Bayle. I acknowledge that those medicines have a great power. But few doctors apply them untainted with the mixture of some harsher drugs, or some unsafe and ridiculous nostrums of their own.

Locke. What you now say is too true.--God has given us a most excellent physic for the soul, in all its diseases; but bad and interested physicians, or ignorant and conceited quacks, administer it soill to the rest of mankind, that much of the benefit of it is unhappily lost. LORD LYTTLETON.



Cicero against VERRES. The time is come, Fathers, when that which has long heen wished for, towards allaying the envy your order has been subject to, and removing the imputations against tri· als, is effectually put in your power. An opinion has long

prevailed, not only here at home, but likewise in foreign countries, both dangerous to you, and pernicious to the state-that, in prosecutions, men of wealth are always safe, however clearly convicted.

2 There is now to be brought upon his trial before you, to the confusion, I hope, of the propagators of this slanderous impu:ation, one whose life and actions, condemn him in the opinion ofimpartial persons; but who, according to his own reckoning, and declared dependence upon his riches, is already acquitted; I mean Caius Verres. I demand justice of you, Fathers, upon the robber of the public treasury, the oppressor of Asia Minor and Pamphylia, the invader of the rights and privileges of Romans, the scourge and curse on Sicily. iblis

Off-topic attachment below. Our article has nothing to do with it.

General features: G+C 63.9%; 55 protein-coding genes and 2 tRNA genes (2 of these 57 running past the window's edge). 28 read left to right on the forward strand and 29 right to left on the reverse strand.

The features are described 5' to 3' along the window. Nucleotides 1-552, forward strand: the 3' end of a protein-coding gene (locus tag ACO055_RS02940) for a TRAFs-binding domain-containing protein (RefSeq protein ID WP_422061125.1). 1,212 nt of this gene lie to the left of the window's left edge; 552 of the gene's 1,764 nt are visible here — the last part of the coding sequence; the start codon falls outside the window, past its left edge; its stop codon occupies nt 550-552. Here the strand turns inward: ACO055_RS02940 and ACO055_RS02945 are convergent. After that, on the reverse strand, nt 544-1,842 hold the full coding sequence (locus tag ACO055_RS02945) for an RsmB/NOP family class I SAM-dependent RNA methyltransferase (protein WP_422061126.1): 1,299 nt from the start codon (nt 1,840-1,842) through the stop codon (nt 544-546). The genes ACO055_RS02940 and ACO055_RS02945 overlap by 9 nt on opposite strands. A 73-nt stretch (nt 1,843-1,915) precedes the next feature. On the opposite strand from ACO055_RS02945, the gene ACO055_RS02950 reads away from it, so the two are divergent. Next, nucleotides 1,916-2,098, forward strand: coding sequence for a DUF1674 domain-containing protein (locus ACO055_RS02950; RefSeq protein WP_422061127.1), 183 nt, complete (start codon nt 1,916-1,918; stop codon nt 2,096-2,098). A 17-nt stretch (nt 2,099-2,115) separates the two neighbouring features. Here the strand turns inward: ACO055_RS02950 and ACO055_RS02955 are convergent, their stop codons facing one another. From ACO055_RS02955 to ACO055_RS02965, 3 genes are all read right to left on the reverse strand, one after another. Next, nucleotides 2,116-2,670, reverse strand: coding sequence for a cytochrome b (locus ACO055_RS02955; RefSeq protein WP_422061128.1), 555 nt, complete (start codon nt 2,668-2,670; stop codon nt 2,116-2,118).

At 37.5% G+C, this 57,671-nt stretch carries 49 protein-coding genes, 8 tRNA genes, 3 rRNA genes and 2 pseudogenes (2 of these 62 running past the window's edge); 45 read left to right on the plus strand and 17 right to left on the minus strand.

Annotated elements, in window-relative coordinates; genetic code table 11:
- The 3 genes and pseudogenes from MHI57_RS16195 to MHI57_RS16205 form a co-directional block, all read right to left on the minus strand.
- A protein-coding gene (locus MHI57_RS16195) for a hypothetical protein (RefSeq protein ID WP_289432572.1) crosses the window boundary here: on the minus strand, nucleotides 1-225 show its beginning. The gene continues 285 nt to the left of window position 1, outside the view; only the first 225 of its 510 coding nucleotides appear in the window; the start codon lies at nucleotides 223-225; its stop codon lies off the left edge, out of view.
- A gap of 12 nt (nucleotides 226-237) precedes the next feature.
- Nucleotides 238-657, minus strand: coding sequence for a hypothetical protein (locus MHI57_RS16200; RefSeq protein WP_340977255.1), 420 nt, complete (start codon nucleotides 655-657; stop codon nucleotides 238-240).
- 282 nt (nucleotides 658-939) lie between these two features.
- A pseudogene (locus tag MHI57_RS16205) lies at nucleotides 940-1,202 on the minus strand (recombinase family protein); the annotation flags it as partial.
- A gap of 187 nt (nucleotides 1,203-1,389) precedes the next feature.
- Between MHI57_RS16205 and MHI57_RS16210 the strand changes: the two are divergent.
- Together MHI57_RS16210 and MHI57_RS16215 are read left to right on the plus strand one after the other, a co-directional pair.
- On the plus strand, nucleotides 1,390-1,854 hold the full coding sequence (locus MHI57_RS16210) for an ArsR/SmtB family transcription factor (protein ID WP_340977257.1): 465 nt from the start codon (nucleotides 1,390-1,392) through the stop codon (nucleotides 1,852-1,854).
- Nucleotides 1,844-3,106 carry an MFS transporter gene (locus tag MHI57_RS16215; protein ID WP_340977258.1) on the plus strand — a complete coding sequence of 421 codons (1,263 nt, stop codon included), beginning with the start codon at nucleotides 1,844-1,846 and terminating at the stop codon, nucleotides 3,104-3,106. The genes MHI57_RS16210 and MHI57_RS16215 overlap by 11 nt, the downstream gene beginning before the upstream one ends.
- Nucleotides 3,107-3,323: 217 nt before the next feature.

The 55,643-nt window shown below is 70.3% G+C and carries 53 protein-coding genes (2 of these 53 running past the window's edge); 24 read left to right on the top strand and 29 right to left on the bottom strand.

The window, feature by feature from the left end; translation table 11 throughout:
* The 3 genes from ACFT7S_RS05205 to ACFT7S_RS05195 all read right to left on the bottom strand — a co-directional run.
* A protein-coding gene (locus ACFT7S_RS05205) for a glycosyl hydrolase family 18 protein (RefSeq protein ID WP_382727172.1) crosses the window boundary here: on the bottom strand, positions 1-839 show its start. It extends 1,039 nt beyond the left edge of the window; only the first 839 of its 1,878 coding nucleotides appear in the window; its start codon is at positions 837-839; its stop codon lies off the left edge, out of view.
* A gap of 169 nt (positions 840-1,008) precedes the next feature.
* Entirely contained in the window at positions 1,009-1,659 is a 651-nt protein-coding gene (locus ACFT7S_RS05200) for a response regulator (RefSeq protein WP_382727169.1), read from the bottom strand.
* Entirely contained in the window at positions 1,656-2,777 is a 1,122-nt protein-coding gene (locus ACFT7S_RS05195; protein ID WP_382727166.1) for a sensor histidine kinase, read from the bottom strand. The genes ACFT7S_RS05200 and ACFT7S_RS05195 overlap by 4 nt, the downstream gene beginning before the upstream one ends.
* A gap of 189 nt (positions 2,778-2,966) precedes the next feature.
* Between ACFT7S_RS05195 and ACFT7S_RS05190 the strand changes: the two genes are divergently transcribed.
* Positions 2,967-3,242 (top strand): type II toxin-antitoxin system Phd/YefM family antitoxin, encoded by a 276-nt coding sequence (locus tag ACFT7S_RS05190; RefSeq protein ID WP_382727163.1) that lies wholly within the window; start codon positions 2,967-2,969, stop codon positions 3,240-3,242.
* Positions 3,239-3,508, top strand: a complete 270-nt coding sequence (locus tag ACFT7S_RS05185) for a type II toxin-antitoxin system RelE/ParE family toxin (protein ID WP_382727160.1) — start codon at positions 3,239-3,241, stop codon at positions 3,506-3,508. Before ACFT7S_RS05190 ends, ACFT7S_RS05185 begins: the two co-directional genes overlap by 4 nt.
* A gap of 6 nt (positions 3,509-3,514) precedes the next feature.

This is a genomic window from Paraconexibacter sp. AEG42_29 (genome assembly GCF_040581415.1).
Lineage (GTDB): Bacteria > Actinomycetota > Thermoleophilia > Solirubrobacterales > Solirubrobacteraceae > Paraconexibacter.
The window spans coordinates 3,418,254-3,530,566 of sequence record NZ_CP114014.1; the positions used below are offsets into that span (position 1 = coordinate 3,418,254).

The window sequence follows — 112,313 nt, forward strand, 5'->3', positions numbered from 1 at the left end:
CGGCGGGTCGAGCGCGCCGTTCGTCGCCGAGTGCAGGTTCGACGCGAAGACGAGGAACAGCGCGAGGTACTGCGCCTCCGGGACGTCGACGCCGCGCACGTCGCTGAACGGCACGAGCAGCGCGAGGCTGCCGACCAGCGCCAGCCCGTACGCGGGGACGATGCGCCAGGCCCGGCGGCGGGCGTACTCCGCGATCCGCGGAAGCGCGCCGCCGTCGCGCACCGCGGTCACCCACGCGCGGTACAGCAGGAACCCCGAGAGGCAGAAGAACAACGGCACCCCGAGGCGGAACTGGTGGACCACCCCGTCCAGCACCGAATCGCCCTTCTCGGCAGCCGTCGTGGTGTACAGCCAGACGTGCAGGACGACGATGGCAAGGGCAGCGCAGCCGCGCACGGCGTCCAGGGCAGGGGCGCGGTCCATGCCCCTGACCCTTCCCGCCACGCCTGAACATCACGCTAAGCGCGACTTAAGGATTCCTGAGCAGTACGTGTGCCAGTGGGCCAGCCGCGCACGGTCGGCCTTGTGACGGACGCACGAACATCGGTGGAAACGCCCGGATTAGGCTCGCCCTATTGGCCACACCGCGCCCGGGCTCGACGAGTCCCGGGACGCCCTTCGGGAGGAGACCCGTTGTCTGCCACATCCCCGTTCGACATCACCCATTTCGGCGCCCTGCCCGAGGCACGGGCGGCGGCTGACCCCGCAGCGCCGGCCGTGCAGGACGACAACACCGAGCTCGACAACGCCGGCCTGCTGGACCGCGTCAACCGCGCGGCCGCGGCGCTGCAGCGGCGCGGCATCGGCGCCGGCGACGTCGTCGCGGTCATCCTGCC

3 If that sentence is passed upon him which his crimes eserve, your authority, Fathers, will be venerable and sahard in the eyes of the public: but if his great riches should Can's you in his favour, I shall still gain one point to make uchipparent to all the world, that what was wanting in this

sele, was not a criminal not a prosecutor, but justice and e mi guate punishment. Type To pass over the shameful irregularities of his youth,

gat dves his quæstorship, the first public employment lir